Jesus Christ could have come to Britain to further his education, according to a Scottish academic.
Church of Scotland minister Dr Gordon Strachan makes the claim in a new film entitled “And Did Those Feet”.
The film examines the story of Jesus’ supposed visit, which survives in the popular hymn Jerusalem.
That’s not Gordon Strachan the former footballer is it? Talk about a career change. And that’s the popular hymn the lyrics of which were penned by noted mentalist William Blake of course. And further His education in what precisely? Woad Studies?
Dr Strachan believes it is “plausible” Jesus came to England for his studies, as it was the forefront of learning 2,000 years ago.
“Coming this far wasn’t in fact that far in the olden days,” Dr Strachan told BBC Radio 4′s The World At One. “The Romans came here at the same time and they found it quite easy.”
Dr Strachan added that Jesus had “plenty of time” to do the journey, as little was known about his life before the age of 30.
Dr Strachan clearly was not a student of the epistemological sciences. It’s plausible that I could have been to the Near East. I haven’t but it’s plausible.
Now the first words of the hymn – “And did those feet” – are the title of a new film based on a book researched by Dr Strachan, who lectures on the history of architecture at Edinburgh University.
“It is generally suggested that he came to the west of England with his uncle, Joseph of Arimathea, who was here for tin,” said the academic.
It is generally suggested? I am sold. What the hell is a fine and noble institution like Edinburgh University doing employing such people?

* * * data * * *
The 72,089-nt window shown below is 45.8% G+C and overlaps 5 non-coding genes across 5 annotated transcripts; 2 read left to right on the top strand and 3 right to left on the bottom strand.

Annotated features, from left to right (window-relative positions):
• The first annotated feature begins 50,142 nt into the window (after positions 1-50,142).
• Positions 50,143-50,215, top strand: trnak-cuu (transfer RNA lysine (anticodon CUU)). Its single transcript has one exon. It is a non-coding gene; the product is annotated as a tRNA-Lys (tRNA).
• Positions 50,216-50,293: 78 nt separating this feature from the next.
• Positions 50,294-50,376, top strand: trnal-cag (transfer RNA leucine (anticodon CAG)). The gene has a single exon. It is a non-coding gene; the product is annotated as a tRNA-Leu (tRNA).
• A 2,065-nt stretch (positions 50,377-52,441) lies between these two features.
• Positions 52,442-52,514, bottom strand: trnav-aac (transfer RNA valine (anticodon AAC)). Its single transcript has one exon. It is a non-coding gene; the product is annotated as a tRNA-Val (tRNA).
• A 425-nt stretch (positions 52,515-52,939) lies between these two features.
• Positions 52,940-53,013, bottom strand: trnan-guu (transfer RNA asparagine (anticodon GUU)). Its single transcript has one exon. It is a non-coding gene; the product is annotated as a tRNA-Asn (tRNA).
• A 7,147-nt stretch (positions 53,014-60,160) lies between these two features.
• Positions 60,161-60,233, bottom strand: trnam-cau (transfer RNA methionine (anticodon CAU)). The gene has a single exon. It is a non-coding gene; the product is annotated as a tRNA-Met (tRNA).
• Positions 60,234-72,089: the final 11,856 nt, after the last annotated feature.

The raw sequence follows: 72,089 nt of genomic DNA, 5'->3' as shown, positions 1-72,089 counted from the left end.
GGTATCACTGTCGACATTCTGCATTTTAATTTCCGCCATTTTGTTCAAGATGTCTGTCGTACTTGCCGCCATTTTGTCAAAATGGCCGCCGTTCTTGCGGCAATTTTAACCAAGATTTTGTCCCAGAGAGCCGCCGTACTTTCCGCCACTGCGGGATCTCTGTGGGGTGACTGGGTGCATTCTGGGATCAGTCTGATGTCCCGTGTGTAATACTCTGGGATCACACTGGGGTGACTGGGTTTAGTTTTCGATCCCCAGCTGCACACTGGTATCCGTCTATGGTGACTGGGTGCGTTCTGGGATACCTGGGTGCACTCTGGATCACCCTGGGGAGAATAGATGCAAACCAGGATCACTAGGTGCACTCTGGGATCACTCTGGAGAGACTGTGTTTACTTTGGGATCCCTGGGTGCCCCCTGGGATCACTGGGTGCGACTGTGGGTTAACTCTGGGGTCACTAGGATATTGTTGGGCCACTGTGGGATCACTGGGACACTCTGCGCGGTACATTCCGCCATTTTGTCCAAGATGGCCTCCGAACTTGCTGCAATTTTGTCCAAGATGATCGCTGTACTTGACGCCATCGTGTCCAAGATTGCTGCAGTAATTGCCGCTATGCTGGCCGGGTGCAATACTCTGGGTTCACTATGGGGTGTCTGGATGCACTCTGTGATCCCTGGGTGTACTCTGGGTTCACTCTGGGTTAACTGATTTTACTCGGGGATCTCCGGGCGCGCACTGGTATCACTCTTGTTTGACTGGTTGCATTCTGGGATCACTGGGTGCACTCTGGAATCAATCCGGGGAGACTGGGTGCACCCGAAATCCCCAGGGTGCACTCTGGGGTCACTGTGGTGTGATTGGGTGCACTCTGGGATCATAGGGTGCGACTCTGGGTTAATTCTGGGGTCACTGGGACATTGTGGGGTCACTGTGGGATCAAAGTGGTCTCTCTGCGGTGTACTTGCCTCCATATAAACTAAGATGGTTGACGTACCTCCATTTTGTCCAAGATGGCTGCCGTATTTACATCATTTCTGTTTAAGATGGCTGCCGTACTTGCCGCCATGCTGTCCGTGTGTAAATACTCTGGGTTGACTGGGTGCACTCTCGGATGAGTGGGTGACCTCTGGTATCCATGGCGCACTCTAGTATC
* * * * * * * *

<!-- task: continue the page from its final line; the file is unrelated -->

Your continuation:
Dr Strachan claimed Jesus Christ could have come to England to further his education.
“He needed to go around to learn bits and pieces about ancient wisdom, and the druids in Britain went back hundreds if not thousands of years. He probably came here to meet the druids, to share his wisdom and gain theirs.”
Now this is getting very silly. Cue Graham Chapman to come on in an army uniform and stop the whole thing. He probably came here to meet druids. Oh for fuck’s sake! That’s a rapid shift from the coulds to the probables ain’t it?
Among the places Jesus is said to have visited are Penzance, Falmouth, St-Just-in-Roseland and Looe, which are all in Cornwall, as well as Glastonbury in Somerset – which has particular legends about Jesus.
Lots of places have legends. Here’s one from where I grew-up. I have the bones in the attic and charge people a quid a throw to see ‘em.
“St Augustine wrote to the Pope to say he’d discovered a church in Glastonbury built by followers of Jesus. But St Gildas (a 6th-Century British cleric) said it was built by Jesus himself. It’s a very very ancient church which went back perhaps to AD37.”
Well, most churches are built by followers of Jesus. Hindus tend to build temples. All part of life’s rich tapestry and all that jazz. Jazz of course was invented by the swing-combo Moses and the Israelites who toured Sinai for forty years. The details will be revealed in my blockbusting historical work, “What isn’t in Exodus”. Due out next year.
And – my knowledge of early Christian history is a little shaky – but how does Christ building a church Himself fit with it being built in (perhaps) AD37?. Especially when according to the good doctor (and damn fine striker in his day) Christ travelled to talk with druids (did they know Aramaic, did he know ancient Celtic?) and trade tin before he was thirty? I mean He was born around 4BC and crucified in his early thirties right?
What the bloody hell is this farrago of wild and self-contradictory nonsense for? Has Strachan gone doolally with a case of the Dan Browns? Or is there some bizarre ulterior motive? God knows but even He doesn’t move in such mysterious ways.
I’m currently down with a vile lurgy but I’m not making this up am I?